Up until a couple days ago, Futuremark's PCMark 7 was the latest version of the PCMark whole-system benchmarking suite (PCMark 8 was just released). It has updated application performance measurements targeted for Windows 7 (or newer) environments and uses newer metrics to gauge relative performance. Below is what Futuremark says is incorporated into the base PCMark suite and the Entertainment, Creativity, and Productivity suites--the four modules we have benchmark scores for you here.

Futuremark PCMark 7
General Application and Multimedia Performance

The PCMark test is a collection of workloads that measure system performance during typical desktop usage. This is the most important test since it returns the official PCMark score for the system
Storage
  • Windows Defender
  • Importing pictures
  • Gaming

Video Playback and transcoding
Graphics

  • DirectX 9

Image manipulation
Web browsing and decrypting

The Entertainment test is a collection of workloads that measure system performance in entertainment scenarios using mostly application workloads. Individual tests include recording, viewing, streaming and transcoding TV shows and movies, importing, organizing and browsing new music and several gaming related workloads. If the target system is not capable of running DirectX 10 workloads then those tests are skipped. At the end of the benchmark run the system is given an Entertainment test score.

The Creativity test contains a collection of workloads to measure the system performance in typical creativity scenarios. Individual tests include viewing, editing, transcoding and storing photos and videos. At the end of the benchmark run the system is given a Creativity test score.

The Productivity test is a collection of workloads that measure system performance in typical productivity scenarios. Individual workloads include loading web pages and using home office applications. At the end of the benchmark run the system is given a Productivity test score.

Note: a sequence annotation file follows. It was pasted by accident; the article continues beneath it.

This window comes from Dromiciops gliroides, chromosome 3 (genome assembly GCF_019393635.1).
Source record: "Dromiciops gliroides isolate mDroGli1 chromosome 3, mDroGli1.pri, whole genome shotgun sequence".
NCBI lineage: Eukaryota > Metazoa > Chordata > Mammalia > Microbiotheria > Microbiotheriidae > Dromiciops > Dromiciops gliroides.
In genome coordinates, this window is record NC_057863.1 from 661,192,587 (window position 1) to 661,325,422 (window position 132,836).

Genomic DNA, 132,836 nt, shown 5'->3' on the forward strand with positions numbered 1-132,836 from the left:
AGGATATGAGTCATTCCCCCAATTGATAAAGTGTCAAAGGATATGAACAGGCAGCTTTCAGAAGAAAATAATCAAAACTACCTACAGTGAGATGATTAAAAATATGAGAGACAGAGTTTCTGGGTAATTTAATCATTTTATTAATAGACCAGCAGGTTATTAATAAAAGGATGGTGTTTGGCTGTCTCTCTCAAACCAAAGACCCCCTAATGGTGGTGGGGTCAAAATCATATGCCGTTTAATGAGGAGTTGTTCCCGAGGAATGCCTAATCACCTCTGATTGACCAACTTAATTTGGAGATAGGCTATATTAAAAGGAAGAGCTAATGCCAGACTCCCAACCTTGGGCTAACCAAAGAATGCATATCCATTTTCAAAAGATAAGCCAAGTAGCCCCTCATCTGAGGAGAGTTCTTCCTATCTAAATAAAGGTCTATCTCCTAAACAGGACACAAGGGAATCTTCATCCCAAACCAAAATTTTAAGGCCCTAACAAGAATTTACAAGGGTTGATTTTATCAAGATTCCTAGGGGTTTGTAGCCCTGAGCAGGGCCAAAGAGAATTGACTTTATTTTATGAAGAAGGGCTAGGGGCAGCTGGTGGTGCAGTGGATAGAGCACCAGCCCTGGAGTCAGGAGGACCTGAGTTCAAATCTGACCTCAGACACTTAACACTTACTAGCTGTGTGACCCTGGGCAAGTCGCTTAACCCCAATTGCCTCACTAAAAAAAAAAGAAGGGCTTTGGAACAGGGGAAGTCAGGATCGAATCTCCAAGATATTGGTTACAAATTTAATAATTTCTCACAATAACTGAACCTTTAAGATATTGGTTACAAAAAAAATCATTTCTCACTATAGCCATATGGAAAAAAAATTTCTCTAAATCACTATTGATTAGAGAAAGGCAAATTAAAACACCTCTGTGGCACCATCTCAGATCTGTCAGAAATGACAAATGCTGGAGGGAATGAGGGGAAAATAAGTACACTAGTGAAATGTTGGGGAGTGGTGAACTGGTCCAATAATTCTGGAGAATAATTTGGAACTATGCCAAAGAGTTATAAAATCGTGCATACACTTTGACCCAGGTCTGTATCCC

We left the Core i3 out of the mix here because the machine had 8GB of memory and a fast SSD--needless to say, it would have taken a clear lead here.  With that said, the A4-5000 had no trouble dispatching the Atom Z2760, despite the Atom processor's significantly higher frequency.

LAME MT & Cinebench
Audio Encoding & 3D Rendering

In our custom LAME MT MP3 encoding test, we convert a large WAV file to the MP3 format, which is a popular scenario that many end users work with on a day-to-day basis to provide portability and storage of their digital audio content. LAME is an open-source MP3 audio encoder that is used widely in a multitude of third party applications.

In this test, we created our own 223MB WAV file (a hallucinogenically-induced Grateful Dead jam) and converted it to the MP3 format using the multi-thread capable LAME MT application, in both single and multi-thread modes. Processing times are recorded below, listed in seconds. Shorter times equate to better performance.

The AMD A4-5000 finished well ahead of Atom in our audio encoding test as well, but the Core i3 had a clear advantage. Though the Jaguar cores used in Kabini offer higher IPC performance than AMD's previous-gen Bobcat low-power cores, clock-for-clock they can't keep pace with Intel's Core processors in terms of single-threaded performance.

Next up is Cinebench. Cinebench R11.5 is a 3D rendering performance test based on Cinema 4D from Maxon. Cinema 4D is a 3D rendering and animation suite used by animation houses and producers like Sony Animation and many others. It's very demanding of processor resources and is an excellent gauge of pure computational throughput.  This is a multi-threaded, multi-processor aware benchmark that renders a photorealistic 3D scene (from the viral "No Keyframes" animation by AixSponza). This scene makes use of various algorithms to stress all available processor cores. The rate at which each test system was able to render the entire scene is represented in the graph below.